Wolf Hall

Wolf Hall, by Hilary Mantel

Wolf Hall (2009) by Hilary Mantel is a tour de force. After re-reading it, I am still marveling at the rich prose and psychological depth of Mantel’s characters—particularly Thomas Cromwell, the novel’s focus. As Cromwell rises from blacksmith’s son to the position of chief advisor to King Henry VIII, the author bases the plot on true events, so the story isn’t really new. What sets it apart from conventional historical fiction is technique—with stream-of-consciousness carrying both plot and character.

It’s a technique that focuses on the emotional-mental state of a character and presupposes that the disjointed, even illogical qualities of mind can tell more of a story than a straight narrative. Mantel uses it here to create a style that is uniquely her own. She pulls us in from the first sentence onward so that we are fully engaged in the enigma that is Thomas Cromwell.

Spanning the years from 1500 to 1535, Wolf Hall is Cromwell’s story. Under Mantel’s skillfully woven spell, we see it all–every abusive punch Cromwell suffered as a child, every affront to his self-esteem and capability. He morphs from a runaway street-punk to penultimate servant, first to Cardinal Wolsey and finally to Henry VIII himself.

Wolsey is one of the most powerful men in the Catholic Church, and from him, Cromwell learns how to wordlessly serve a master, how to wield power and gain reward for his service. Although Cromwell is ruthless, cold, calculating, and completely egotistical, he learns to use his kind, philosophical, brilliant, and generous qualities as a means to an end.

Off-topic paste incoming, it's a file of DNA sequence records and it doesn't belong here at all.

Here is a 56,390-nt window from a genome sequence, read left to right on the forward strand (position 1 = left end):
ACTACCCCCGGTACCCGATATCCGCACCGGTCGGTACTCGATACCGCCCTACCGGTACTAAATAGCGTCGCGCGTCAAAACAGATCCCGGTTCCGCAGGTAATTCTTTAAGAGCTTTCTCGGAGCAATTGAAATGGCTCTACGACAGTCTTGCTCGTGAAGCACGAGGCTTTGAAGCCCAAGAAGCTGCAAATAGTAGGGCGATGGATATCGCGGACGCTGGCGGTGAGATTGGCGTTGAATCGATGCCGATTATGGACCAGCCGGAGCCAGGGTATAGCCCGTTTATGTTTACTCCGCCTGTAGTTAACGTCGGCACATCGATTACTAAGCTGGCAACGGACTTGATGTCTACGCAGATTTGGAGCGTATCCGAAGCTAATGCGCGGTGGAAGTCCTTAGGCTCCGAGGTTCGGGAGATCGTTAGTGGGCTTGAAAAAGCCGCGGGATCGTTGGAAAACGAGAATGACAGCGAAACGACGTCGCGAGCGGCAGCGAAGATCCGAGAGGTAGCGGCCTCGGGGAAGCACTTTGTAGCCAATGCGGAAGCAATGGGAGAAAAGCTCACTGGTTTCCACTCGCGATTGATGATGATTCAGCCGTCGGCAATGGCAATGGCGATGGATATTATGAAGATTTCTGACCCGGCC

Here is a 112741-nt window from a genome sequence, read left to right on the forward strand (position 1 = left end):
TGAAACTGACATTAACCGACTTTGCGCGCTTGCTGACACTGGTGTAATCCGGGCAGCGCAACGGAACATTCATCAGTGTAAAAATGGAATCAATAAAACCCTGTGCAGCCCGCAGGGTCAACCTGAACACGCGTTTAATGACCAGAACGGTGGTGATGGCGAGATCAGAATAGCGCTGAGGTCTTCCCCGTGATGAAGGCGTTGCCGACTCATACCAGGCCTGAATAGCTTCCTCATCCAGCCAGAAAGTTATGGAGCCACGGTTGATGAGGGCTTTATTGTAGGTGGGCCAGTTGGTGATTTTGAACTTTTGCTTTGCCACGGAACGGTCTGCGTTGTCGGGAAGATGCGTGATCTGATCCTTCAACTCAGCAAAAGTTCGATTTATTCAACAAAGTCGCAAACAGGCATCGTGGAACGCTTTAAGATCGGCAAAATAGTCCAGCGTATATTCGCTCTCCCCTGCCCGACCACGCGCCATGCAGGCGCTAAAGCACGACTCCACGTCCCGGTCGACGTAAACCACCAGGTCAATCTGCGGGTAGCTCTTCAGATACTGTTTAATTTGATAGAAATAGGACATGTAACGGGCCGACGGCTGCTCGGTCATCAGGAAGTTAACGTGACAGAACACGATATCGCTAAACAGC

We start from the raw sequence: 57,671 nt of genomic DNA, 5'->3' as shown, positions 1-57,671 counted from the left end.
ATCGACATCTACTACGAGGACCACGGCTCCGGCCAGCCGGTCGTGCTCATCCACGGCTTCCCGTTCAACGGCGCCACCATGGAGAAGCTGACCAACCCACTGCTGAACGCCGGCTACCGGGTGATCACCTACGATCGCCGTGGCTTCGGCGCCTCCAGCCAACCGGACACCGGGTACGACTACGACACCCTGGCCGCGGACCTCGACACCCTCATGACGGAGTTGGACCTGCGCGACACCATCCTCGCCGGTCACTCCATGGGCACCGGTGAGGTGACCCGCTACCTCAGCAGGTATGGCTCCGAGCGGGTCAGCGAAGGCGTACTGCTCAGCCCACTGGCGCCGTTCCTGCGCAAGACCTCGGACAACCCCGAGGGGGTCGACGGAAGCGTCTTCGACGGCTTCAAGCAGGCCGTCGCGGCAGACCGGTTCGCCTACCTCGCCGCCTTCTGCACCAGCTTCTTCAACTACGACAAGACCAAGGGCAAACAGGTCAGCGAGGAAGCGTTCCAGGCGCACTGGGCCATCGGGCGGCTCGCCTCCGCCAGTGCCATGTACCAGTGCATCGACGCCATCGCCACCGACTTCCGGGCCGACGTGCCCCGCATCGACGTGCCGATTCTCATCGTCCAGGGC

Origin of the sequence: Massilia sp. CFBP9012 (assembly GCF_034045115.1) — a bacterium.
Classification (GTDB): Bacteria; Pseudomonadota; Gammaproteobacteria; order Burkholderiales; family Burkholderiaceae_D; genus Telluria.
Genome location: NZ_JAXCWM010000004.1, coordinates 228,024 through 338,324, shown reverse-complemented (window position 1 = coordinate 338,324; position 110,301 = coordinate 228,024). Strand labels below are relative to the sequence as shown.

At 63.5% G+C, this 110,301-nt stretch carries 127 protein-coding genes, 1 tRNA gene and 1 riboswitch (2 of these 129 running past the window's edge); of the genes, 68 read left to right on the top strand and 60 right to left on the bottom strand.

By the time he has become Master Secretary to Henry VIII, Cromwell has also learned from Wolsey’s mistakes and becomes the clever servant, anticipating and meeting Henry VIII’s needs even before the king knows what he wants.

Mantel’s cinematic writing style draws us right into the milieu that is Tudor London. By writing in the present tense, she keeps us in the moment, even though we are in a different time and place.

By retelling and reshaping material that is already familiar to many of her readers, Mantel’s generosity is unrelenting from beginning to end, never cheating us by giving short shrift or none to a name, a place or event. By writing from Cromwell’s point of view, in the third person, with Cromwell always referring to himself as “he,” Mantel makes us see a man whose soul, or psyche, is divided from the physical being. It is as if Cromwell is watching himself go through the motions with all the attendant memories, feelings and sensations, but at his psychological core, he sees himself as a kind of observant participant.

If the book has any failing, it is a lack of clarity around this point-of-view. Sometimes we don’t know whose mind we’re in, so to speak. As the story develops, and Cromwell serves first Wolsey and later King Henry VIII, it becomes difficult to separate the consciousness of one character from the other. While she does effectively reveal a unity of purpose–philosophical, political and otherwise–between characters, it can be confusing. For that reason, the tangling of characters is a problem and is most noticeable when there are three or four present in a scene.

Even if we do, as readers, become a little confused along the way, Mantel has created such strong characters and has plotted so carefully that we don’t mind too much. If we have to trace back now and again to figure out who’s who, it doesn’t seem annoying. We are likely to find details that we previously missed.

Detail—it’s one of the great strengths of this novel. This is especially good for those of us who have forgotten what little history we knew about the Protestant Proclamation and England’s separation from the Catholic Church.

A caveat, however: this is fiction and not to be relied upon for our knowledge of Tudor history. On the other hand, Mantel does bring it vividly to life. She wraps us all up in the drama of real events, imagining for us the character and events that are not in the historic record. Mantel’s account shows us Tudor society and how it might have been for Cromwell and Thomas More–and for Henry VIII, not to mention his rejected queen, Catherine of Aragon as well as his lover, Anne Boleyn, whom he eventually marries.